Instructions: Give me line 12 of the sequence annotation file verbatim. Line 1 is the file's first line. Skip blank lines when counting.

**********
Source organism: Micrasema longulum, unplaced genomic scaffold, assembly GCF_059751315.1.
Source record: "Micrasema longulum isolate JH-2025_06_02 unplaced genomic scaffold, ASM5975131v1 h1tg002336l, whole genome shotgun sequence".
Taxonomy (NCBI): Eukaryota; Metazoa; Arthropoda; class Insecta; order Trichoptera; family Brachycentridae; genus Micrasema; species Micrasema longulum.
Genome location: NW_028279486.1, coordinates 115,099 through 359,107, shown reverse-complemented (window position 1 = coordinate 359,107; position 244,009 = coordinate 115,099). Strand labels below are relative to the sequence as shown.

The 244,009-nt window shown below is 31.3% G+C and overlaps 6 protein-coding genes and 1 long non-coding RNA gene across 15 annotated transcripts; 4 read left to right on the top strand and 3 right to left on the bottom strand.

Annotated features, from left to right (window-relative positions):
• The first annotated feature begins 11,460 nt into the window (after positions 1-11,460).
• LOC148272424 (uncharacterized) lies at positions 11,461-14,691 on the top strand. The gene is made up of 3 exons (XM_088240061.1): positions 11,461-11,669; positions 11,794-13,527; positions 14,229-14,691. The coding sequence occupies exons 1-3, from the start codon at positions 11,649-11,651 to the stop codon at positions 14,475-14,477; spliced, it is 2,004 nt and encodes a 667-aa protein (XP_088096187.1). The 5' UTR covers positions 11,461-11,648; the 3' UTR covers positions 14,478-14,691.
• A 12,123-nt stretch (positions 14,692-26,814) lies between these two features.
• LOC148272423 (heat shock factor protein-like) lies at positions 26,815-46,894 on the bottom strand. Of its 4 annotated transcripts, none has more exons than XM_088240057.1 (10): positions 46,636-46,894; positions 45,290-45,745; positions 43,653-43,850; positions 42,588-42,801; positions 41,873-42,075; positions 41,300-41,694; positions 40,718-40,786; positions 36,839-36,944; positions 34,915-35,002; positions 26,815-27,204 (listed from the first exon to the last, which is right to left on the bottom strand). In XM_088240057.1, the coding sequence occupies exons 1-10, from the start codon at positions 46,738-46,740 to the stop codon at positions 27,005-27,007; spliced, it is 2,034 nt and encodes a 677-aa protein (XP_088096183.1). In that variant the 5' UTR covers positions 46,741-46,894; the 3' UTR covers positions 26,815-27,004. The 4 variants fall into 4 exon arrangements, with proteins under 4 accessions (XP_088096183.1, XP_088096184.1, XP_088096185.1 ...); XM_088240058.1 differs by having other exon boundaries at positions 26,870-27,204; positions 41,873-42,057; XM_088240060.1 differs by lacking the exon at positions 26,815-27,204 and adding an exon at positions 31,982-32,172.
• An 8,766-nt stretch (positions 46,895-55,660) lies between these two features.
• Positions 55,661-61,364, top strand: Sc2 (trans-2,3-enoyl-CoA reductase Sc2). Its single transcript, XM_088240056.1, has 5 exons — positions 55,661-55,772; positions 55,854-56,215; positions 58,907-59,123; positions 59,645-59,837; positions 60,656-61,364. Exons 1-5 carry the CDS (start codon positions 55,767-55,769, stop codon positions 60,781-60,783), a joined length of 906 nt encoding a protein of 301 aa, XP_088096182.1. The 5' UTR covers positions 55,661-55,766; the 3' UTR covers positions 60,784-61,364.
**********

• Positions 55,661-61,364, top strand: Sc2 (trans-2,3-enoyl-CoA reductase Sc2). Its single transcript, XM_088240056.1, has 5 exons — positions 55,661-55,772; positions 55,854-56,215; positions 58,907-59,123; positions 59,645-59,837; positions 60,656-61,364. Exons 1-5 carry the CDS (start codon positions 55,767-55,769, stop codon positions 60,781-60,783), a joined length of 906 nt encoding a protein of 301 aa, XP_088096182.1. The 5' UTR covers positions 55,661-55,766; the 3' UTR covers positions 60,784-61,364.